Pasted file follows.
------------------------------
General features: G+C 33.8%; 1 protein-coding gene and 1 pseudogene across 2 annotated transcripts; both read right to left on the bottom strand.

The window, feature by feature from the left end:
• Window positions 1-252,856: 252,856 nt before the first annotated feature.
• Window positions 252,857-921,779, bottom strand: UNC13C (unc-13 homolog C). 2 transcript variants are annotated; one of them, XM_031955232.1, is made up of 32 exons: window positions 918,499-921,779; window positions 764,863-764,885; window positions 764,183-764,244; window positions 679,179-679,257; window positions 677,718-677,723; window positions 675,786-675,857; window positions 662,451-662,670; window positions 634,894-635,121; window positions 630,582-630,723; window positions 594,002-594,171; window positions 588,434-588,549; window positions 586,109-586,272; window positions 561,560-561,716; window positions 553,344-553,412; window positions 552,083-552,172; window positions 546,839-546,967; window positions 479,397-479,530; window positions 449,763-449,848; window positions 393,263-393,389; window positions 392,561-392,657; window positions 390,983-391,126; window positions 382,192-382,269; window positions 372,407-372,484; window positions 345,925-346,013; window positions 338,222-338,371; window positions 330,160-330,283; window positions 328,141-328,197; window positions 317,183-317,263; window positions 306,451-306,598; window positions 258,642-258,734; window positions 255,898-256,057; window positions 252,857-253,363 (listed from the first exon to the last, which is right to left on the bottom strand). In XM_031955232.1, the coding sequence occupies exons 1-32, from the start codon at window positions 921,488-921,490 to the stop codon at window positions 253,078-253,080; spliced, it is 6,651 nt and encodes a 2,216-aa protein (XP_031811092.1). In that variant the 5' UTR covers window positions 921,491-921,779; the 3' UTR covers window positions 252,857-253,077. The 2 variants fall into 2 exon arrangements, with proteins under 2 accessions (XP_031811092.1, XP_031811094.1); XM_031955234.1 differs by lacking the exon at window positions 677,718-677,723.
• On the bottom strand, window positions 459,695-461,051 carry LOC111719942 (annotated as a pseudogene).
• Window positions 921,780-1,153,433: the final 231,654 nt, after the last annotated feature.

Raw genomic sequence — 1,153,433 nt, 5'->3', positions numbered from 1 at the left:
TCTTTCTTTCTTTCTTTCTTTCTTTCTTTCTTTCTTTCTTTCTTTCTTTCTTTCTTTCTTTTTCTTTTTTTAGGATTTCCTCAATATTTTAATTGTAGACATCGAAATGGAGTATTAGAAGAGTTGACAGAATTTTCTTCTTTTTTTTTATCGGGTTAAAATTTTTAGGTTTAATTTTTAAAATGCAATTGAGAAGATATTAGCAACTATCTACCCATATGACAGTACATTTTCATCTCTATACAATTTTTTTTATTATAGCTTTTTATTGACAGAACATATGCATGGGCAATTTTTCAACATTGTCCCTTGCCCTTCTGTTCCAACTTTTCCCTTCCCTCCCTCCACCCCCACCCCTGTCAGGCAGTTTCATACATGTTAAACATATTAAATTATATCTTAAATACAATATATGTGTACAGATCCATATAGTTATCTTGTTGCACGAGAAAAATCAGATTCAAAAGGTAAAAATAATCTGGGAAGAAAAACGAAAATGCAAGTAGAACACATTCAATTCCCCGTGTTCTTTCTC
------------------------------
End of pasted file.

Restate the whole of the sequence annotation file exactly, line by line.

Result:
General features: G+C 33.8%; 1 protein-coding gene and 1 pseudogene across 2 annotated transcripts; both read right to left on the bottom strand.

The window, feature by feature from the left end:
• Window positions 1-252,856: 252,856 nt before the first annotated feature.
• Window positions 252,857-921,779, bottom strand: UNC13C (unc-13 homolog C). 2 transcript variants are annotated; one of them, XM_031955232.1, is made up of 32 exons: window positions 918,499-921,779; window positions 764,863-764,885; window positions 764,183-764,244; window positions 679,179-679,257; window positions 677,718-677,723; window positions 675,786-675,857; window positions 662,451-662,670; window positions 634,894-635,121; window positions 630,582-630,723; window positions 594,002-594,171; window positions 588,434-588,549; window positions 586,109-586,272; window positions 561,560-561,716; window positions 553,344-553,412; window positions 552,083-552,172; window positions 546,839-546,967; window positions 479,397-479,530; window positions 449,763-449,848; window positions 393,263-393,389; window positions 392,561-392,657; window positions 390,983-391,126; window positions 382,192-382,269; window positions 372,407-372,484; window positions 345,925-346,013; window positions 338,222-338,371; window positions 330,160-330,283; window positions 328,141-328,197; window positions 317,183-317,263; window positions 306,451-306,598; window positions 258,642-258,734; window positions 255,898-256,057; window positions 252,857-253,363 (listed from the first exon to the last, which is right to left on the bottom strand). In XM_031955232.1, the coding sequence occupies exons 1-32, from the start codon at window positions 921,488-921,490 to the stop codon at window positions 253,078-253,080; spliced, it is 6,651 nt and encodes a 2,216-aa protein (XP_031811092.1). In that variant the 5' UTR covers window positions 921,491-921,779; the 3' UTR covers window positions 252,857-253,077. The 2 variants fall into 2 exon arrangements, with proteins under 2 accessions (XP_031811092.1, XP_031811094.1); XM_031955234.1 differs by lacking the exon at window positions 677,718-677,723.
• On the bottom strand, window positions 459,695-461,051 carry LOC111719942 (annotated as a pseudogene).
• Window positions 921,780-1,153,433: the final 231,654 nt, after the last annotated feature.

Raw genomic sequence — 1,153,433 nt, 5'->3', positions numbered from 1 at the left:
TCTTTCTTTCTTTCTTTCTTTCTTTCTTTCTTTCTTTCTTTCTTTCTTTCTTTCTTTCTTTTTCTTTTTTTAGGATTTCCTCAATATTTTAATTGTAGACATCGAAATGGAGTATTAGAAGAGTTGACAGAATTTTCTTCTTTTTTTTTATCGGGTTAAAATTTTTAGGTTTAATTTTTAAAATGCAATTGAGAAGATATTAGCAACTATCTACCCATATGACAGTACATTTTCATCTCTATACAATTTTTTTTATTATAGCTTTTTATTGACAGAACATATGCATGGGCAATTTTTCAACATTGTCCCTTGCCCTTCTGTTCCAACTTTTCCCTTCCCTCCCTCCACCCCCACCCCTGTCAGGCAGTTTCATACATGTTAAACATATTAAATTATATCTTAAATACAATATATGTGTACAGATCCATATAGTTATCTTGTTGCACGAGAAAAATCAGATTCAAAAGGTAAAAATAATCTGGGAAGAAAAACGAAAATGCAAGTAGAACACATTCAATTCCCCGTGTTCTTTCTC